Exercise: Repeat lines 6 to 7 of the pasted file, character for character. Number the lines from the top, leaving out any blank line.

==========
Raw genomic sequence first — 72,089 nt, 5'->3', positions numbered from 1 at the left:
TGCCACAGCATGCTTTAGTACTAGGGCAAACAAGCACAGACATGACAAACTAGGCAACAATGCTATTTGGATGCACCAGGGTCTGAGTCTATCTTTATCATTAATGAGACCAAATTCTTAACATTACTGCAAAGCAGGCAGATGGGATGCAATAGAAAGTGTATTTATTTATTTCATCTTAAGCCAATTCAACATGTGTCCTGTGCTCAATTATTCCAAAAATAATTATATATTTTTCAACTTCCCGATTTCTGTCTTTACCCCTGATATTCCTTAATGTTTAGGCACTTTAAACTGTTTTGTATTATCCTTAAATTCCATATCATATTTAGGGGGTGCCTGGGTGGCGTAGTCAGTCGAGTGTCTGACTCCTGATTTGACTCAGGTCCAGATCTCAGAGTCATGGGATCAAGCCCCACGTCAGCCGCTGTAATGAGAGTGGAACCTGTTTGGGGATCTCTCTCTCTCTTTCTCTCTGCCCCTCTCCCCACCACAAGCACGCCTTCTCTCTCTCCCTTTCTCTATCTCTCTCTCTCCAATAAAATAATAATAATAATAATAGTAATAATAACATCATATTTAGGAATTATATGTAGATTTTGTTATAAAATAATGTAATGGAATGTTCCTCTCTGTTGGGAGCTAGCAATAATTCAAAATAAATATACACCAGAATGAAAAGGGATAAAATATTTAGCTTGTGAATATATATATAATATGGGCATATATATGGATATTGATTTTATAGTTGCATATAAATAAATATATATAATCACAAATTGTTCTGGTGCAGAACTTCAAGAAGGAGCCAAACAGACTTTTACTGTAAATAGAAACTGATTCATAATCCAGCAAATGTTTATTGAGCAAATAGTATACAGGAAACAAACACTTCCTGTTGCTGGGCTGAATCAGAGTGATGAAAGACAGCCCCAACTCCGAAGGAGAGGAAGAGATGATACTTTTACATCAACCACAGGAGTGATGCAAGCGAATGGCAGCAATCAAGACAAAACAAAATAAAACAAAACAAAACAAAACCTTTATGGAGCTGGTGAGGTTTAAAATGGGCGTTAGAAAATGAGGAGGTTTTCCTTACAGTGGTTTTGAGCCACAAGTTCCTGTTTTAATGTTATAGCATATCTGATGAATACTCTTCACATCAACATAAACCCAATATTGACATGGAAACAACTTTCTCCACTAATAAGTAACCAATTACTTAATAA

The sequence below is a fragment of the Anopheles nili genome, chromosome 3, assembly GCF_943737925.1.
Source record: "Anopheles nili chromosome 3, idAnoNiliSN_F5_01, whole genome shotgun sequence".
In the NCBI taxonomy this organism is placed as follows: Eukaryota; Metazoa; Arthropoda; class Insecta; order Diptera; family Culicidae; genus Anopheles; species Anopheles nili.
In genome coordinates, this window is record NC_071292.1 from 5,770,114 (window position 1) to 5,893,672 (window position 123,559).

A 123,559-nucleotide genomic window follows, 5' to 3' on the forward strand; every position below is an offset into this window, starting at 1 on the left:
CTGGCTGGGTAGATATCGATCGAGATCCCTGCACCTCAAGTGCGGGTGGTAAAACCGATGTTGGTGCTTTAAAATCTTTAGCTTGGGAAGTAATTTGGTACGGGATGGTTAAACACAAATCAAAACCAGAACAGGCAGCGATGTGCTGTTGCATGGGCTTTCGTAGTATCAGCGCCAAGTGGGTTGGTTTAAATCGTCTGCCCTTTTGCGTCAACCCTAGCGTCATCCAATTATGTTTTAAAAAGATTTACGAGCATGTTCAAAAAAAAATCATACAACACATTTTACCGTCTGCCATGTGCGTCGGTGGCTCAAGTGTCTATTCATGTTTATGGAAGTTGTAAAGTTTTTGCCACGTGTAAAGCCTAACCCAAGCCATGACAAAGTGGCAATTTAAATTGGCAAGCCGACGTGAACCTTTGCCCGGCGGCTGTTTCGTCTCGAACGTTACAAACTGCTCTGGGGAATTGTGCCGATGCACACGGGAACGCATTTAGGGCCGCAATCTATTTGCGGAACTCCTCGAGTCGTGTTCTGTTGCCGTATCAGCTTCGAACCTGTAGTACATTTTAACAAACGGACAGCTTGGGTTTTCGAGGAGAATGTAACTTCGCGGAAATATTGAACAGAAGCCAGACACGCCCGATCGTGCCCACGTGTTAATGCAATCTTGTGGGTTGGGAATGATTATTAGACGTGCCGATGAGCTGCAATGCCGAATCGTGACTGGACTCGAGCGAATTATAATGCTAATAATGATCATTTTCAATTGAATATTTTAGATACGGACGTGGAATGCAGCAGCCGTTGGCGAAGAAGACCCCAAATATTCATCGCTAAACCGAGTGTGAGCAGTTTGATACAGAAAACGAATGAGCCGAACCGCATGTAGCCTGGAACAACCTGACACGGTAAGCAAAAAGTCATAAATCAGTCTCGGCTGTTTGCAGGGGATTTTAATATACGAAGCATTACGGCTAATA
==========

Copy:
In genome coordinates, this window is record NC_071292.1 from 5,770,114 (window position 1) to 5,893,672 (window position 123,559).

A 123,559-nucleotide genomic window follows, 5' to 3' on the forward strand; every position below is an offset into this window, starting at 1 on the left: